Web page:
A group of the 49ers’ beat writers and columnists had gathered in the team’s defensive meeting room, invited by Director of Player Personnel Trent Baalke, and nobody could recall seeing anything like what Iupati had just done to some poor Utah State defensive lineman since the days of Reggie White.
While Iupati’s right arm was preoccupied with keeping another would be pass rusher at bay, he literally threw an opposing tackle to the turf with his left arm. The guy was completely airborne for a second, “de-cleated” as the expression goes, before landing on his ample backside and wondering what was the license plate of the truck that just launched him into orbit.
“You could say this guy’s not going to be playing in the NFL,” Baalke conceded, referring to Iupati’s hapless victim, “but that’s still a 270-pound man he’s tossing away with basically one hand.”
He was having a far harder time struggling to contain the excitement in his voice than his prized pick was of containing the anonymous gentlemen across – and subsequently beneath – him. Guards are seldom taken in the first round in the NFL – after all, the common stereotype about them is they’re just failed tackles – but Baalke made it clear when he started the video, in case we would be too blind to understand what we were watching, that Iupati, whom the 49ers selected with the second of their two first round picks at 17th overall, was different enough to be an exception.
“This guy has a chance to be special,” he began. “He plays with violence, he’s powerful, and he’s very athletic for a big man. You don’t see 330-pound guys come off the ball like him very often, not in college, and not in the NFL.”
Baalke, who revealed that the Niners were prepared to take Iupati as high as 13th overall if tackle Anthony Davis was already taken, certainly wasn’t the only person to notice Iupati’s talents. The native of American Samoa has garnered just about every major collegiate honor one can. Idaho is hardly a football factory and Iupati was the first Vandal since Jerry Kramer – also a guard – in 1957 to earn All-American accolades. The difference is that Kramer, who was brilliant enough in his pro career as a Green Bay Packer to be named to the NFL’s 50th Anniversary Team, only managed to get an honorable mention in the All-American voting, while Iupoti received numerous first-team mentions. He also became the first non-BCS school player since Louisiana Tech’s Willie Roaf in 1992 to be named as a finalist for the Outland Trophy, which goes to the best lineman in the country.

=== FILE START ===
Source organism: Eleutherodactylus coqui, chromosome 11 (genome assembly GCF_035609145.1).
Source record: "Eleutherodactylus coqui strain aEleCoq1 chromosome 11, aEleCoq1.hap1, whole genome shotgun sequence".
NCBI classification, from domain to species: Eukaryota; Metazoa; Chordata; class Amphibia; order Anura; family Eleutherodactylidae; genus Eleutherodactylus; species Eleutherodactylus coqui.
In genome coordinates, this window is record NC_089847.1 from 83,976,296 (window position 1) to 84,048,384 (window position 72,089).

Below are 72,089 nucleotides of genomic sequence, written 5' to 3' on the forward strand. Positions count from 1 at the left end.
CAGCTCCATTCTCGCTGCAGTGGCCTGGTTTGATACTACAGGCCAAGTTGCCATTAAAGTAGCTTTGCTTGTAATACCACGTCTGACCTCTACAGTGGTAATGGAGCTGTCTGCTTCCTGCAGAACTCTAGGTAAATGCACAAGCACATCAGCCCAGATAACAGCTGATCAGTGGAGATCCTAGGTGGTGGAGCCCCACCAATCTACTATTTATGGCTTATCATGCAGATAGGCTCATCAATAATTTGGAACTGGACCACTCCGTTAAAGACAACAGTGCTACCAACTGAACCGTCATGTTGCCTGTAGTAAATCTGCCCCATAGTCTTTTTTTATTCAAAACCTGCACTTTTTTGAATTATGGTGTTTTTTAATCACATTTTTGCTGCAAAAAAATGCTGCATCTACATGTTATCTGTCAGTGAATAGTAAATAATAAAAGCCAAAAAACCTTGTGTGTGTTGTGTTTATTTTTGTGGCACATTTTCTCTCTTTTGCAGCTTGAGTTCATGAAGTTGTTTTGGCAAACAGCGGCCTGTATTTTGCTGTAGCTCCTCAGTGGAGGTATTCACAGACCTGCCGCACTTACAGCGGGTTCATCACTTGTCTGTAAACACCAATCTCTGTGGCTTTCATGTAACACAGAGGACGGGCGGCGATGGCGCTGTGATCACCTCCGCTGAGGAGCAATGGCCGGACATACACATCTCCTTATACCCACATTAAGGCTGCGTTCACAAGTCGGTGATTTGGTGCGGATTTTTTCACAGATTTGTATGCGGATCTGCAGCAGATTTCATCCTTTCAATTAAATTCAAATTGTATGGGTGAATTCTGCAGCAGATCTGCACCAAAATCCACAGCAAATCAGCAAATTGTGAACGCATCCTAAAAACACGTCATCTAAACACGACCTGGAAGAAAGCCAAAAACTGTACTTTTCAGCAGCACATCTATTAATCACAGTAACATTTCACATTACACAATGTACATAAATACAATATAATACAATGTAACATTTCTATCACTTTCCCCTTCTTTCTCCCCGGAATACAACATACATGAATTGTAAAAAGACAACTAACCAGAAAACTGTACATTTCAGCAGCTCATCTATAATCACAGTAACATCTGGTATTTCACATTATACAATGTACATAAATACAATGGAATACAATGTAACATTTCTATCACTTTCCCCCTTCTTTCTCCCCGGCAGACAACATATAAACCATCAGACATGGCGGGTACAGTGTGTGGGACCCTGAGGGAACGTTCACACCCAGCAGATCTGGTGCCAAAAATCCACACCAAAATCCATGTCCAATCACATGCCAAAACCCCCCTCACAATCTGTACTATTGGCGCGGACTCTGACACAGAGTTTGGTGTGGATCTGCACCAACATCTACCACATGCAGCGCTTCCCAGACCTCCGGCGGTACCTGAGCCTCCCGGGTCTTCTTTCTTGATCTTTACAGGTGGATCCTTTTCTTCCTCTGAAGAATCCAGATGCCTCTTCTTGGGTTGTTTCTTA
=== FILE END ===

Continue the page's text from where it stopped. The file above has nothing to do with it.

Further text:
Named as a first-team All-American by the NFL Draft Report, the Walter Camp Football Foundation, The American Football Coaches Association, the Football Writers of America, the Associated Press and Sports Illustrated, Iupati was also an obvious first-team all-WAC selection and the only active member of the WAC’s All-Decade Team. One would think that a young man with his stature would be the type to trumpet his accomplishments and pound his chest like the metaphorical “beast” that he is, but in person Iupati’s a quiet, laid back, introspective kind of guy, and a bit shy when surrounded by microphones. One quickly gets the impression that he feels far more comfortable facing some hard-charging 300-pound defensive tackle than a 5’9, 180-pound guy with a recorder and a notebook full of questions. When asked during his introductory conference call if he plays with a mean streak, Iupoti replied with an ironic, “Yes, sir.”
What attracted him to Head Coach Mike Singletary, besides the film, was Iupati’s background. His family moved from American Samoa to Garden Grove, California, near Anaheim, when Iupati was fourteen. He had to pick up English on the fly, and as a consequence his grades suffered, making him a Prop 48 – academically ineligible to play his first year. Because of that, most programs ignored him. Johnny Nansen, an Idaho assistant back in 2005, saw Iupati at a barbecue a junior college was throwing and offered him a scholarship and a place on the Vandals the next day. He also had to convince the youngster and his parents that Idaho was a better option than junior college. The rest, as they say, is history.